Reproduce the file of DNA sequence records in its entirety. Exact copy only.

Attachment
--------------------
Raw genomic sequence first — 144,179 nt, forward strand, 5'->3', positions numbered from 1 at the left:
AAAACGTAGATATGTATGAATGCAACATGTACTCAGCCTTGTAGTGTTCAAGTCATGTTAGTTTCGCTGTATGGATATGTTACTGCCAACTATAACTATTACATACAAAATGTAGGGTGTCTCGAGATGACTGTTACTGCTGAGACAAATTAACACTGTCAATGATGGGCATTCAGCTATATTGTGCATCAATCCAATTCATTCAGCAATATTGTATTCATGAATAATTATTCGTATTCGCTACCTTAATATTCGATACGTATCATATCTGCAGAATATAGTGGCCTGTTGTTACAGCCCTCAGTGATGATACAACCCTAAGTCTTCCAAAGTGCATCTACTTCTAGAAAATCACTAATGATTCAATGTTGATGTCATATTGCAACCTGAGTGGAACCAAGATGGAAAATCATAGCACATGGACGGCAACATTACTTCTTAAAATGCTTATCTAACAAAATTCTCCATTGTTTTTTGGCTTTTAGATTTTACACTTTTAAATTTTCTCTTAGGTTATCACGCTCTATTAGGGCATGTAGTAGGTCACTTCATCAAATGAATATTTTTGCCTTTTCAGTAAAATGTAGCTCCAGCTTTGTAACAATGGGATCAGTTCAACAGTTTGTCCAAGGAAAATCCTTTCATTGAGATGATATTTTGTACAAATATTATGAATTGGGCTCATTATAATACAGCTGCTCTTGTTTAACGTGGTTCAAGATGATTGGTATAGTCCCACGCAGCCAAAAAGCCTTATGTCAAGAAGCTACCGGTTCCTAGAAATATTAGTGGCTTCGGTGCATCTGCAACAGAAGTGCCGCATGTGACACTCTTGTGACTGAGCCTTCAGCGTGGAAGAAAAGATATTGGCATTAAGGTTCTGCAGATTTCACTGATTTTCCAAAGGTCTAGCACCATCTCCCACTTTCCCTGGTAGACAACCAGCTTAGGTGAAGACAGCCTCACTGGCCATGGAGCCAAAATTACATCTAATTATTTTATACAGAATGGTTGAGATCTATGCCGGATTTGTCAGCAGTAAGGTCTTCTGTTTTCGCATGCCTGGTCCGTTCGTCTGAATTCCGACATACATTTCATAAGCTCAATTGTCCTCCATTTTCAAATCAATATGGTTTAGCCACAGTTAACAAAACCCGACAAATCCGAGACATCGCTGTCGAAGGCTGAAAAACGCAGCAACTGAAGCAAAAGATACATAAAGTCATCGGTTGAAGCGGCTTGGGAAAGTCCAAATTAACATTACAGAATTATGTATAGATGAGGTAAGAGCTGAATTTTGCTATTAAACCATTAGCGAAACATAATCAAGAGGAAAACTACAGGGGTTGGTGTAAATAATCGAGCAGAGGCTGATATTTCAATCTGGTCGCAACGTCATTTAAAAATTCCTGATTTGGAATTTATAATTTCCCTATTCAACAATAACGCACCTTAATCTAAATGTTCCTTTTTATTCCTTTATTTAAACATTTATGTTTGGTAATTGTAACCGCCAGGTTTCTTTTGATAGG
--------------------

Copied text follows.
Raw genomic sequence first — 144,179 nt, forward strand, 5'->3', positions numbered from 1 at the left:
AAAACGTAGATATGTATGAATGCAACATGTACTCAGCCTTGTAGTGTTCAAGTCATGTTAGTTTCGCTGTATGGATATGTTACTGCCAACTATAACTATTACATACAAAATGTAGGGTGTCTCGAGATGACTGTTACTGCTGAGACAAATTAACACTGTCAATGATGGGCATTCAGCTATATTGTGCATCAATCCAATTCATTCAGCAATATTGTATTCATGAATAATTATTCGTATTCGCTACCTTAATATTCGATACGTATCATATCTGCAGAATATAGTGGCCTGTTGTTACAGCCCTCAGTGATGATACAACCCTAAGTCTTCCAAAGTGCATCTACTTCTAGAAAATCACTAATGATTCAATGTTGATGTCATATTGCAACCTGAGTGGAACCAAGATGGAAAATCATAGCACATGGACGGCAACATTACTTCTTAAAATGCTTATCTAACAAAATTCTCCATTGTTTTTTGGCTTTTAGATTTTACACTTTTAAATTTTCTCTTAGGTTATCACGCTCTATTAGGGCATGTAGTAGGTCACTTCATCAAATGAATATTTTTGCCTTTTCAGTAAAATGTAGCTCCAGCTTTGTAACAATGGGATCAGTTCAACAGTTTGTCCAAGGAAAATCCTTTCATTGAGATGATATTTTGTACAAATATTATGAATTGGGCTCATTATAATACAGCTGCTCTTGTTTAACGTGGTTCAAGATGATTGGTATAGTCCCACGCAGCCAAAAAGCCTTATGTCAAGAAGCTACCGGTTCCTAGAAATATTAGTGGCTTCGGTGCATCTGCAACAGAAGTGCCGCATGTGACACTCTTGTGACTGAGCCTTCAGCGTGGAAGAAAAGATATTGGCATTAAGGTTCTGCAGATTTCACTGATTTTCCAAAGGTCTAGCACCATCTCCCACTTTCCCTGGTAGACAACCAGCTTAGGTGAAGACAGCCTCACTGGCCATGGAGCCAAAATTACATCTAATTATTTTATACAGAATGGTTGAGATCTATGCCGGATTTGTCAGCAGTAAGGTCTTCTGTTTTCGCATGCCTGGTCCGTTCGTCTGAATTCCGACATACATTTCATAAGCTCAATTGTCCTCCATTTTCAAATCAATATGGTTTAGCCACAGTTAACAAAACCCGACAAATCCGAGACATCGCTGTCGAAGGCTGAAAAACGCAGCAACTGAAGCAAAAGATACATAAAGTCATCGGTTGAAGCGGCTTGGGAAAGTCCAAATTAACATTACAGAATTATGTATAGATGAGGTAAGAGCTGAATTTTGCTATTAAACCATTAGCGAAACATAATCAAGAGGAAAACTACAGGGGTTGGTGTAAATAATCGAGCAGAGGCTGATATTTCAATCTGGTCGCAACGTCATTTAAAAATTCCTGATTTGGAATTTATAATTTCCCTATTCAACAATAACGCACCTTAATCTAAATGTTCCTTTTTATTCCTTTATTTAAACATTTATGTTTGGTAATTGTAACCGCCAGGTTTCTTTTGATAGG